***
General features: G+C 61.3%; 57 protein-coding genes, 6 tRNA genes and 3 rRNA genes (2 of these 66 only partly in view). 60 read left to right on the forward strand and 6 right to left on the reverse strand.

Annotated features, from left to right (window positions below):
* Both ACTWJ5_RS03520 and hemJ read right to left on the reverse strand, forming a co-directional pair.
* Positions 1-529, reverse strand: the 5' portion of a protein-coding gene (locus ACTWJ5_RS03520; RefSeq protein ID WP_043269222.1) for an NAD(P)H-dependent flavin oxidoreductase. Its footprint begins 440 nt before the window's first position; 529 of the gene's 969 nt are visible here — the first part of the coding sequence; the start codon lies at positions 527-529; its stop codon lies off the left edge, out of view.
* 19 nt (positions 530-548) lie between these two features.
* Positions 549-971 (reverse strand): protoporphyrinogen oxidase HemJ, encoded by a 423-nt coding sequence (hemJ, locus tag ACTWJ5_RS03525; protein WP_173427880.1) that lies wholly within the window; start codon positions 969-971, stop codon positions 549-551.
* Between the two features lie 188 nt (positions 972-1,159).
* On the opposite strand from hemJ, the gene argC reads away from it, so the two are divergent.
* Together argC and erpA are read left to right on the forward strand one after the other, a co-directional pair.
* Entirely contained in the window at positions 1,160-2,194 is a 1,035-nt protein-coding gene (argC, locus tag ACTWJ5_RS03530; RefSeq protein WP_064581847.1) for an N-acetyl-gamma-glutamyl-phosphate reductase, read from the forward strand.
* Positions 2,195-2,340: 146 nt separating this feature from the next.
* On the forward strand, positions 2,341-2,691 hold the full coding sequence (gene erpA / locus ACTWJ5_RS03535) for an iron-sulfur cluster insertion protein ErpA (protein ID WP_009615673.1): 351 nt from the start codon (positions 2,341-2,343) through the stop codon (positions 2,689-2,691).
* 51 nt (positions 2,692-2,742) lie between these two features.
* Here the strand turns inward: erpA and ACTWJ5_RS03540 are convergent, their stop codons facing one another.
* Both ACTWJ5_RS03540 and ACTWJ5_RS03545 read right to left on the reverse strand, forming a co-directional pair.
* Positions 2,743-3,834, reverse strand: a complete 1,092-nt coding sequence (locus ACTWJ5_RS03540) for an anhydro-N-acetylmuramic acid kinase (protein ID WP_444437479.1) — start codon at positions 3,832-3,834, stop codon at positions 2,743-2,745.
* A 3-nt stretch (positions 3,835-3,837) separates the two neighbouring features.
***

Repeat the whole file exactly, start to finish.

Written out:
General features: G+C 61.3%; 57 protein-coding genes, 6 tRNA genes and 3 rRNA genes (2 of these 66 only partly in view). 60 read left to right on the forward strand and 6 right to left on the reverse strand.

Annotated features, from left to right (window positions below):
* Both ACTWJ5_RS03520 and hemJ read right to left on the reverse strand, forming a co-directional pair.
* Positions 1-529, reverse strand: the 5' portion of a protein-coding gene (locus ACTWJ5_RS03520; RefSeq protein ID WP_043269222.1) for an NAD(P)H-dependent flavin oxidoreductase. Its footprint begins 440 nt before the window's first position; 529 of the gene's 969 nt are visible here — the first part of the coding sequence; the start codon lies at positions 527-529; its stop codon lies off the left edge, out of view.
* 19 nt (positions 530-548) lie between these two features.
* Positions 549-971 (reverse strand): protoporphyrinogen oxidase HemJ, encoded by a 423-nt coding sequence (hemJ, locus tag ACTWJ5_RS03525; protein WP_173427880.1) that lies wholly within the window; start codon positions 969-971, stop codon positions 549-551.
* Between the two features lie 188 nt (positions 972-1,159).
* On the opposite strand from hemJ, the gene argC reads away from it, so the two are divergent.
* Together argC and erpA are read left to right on the forward strand one after the other, a co-directional pair.
* Entirely contained in the window at positions 1,160-2,194 is a 1,035-nt protein-coding gene (argC, locus tag ACTWJ5_RS03530; RefSeq protein WP_064581847.1) for an N-acetyl-gamma-glutamyl-phosphate reductase, read from the forward strand.
* Positions 2,195-2,340: 146 nt separating this feature from the next.
* On the forward strand, positions 2,341-2,691 hold the full coding sequence (gene erpA / locus ACTWJ5_RS03535) for an iron-sulfur cluster insertion protein ErpA (protein ID WP_009615673.1): 351 nt from the start codon (positions 2,341-2,343) through the stop codon (positions 2,689-2,691).
* 51 nt (positions 2,692-2,742) lie between these two features.
* Here the strand turns inward: erpA and ACTWJ5_RS03540 are convergent, their stop codons facing one another.
* Both ACTWJ5_RS03540 and ACTWJ5_RS03545 read right to left on the reverse strand, forming a co-directional pair.
* Positions 2,743-3,834, reverse strand: a complete 1,092-nt coding sequence (locus ACTWJ5_RS03540) for an anhydro-N-acetylmuramic acid kinase (protein ID WP_444437479.1) — start codon at positions 3,832-3,834, stop codon at positions 2,743-2,745.
* A 3-nt stretch (positions 3,835-3,837) separates the two neighbouring features.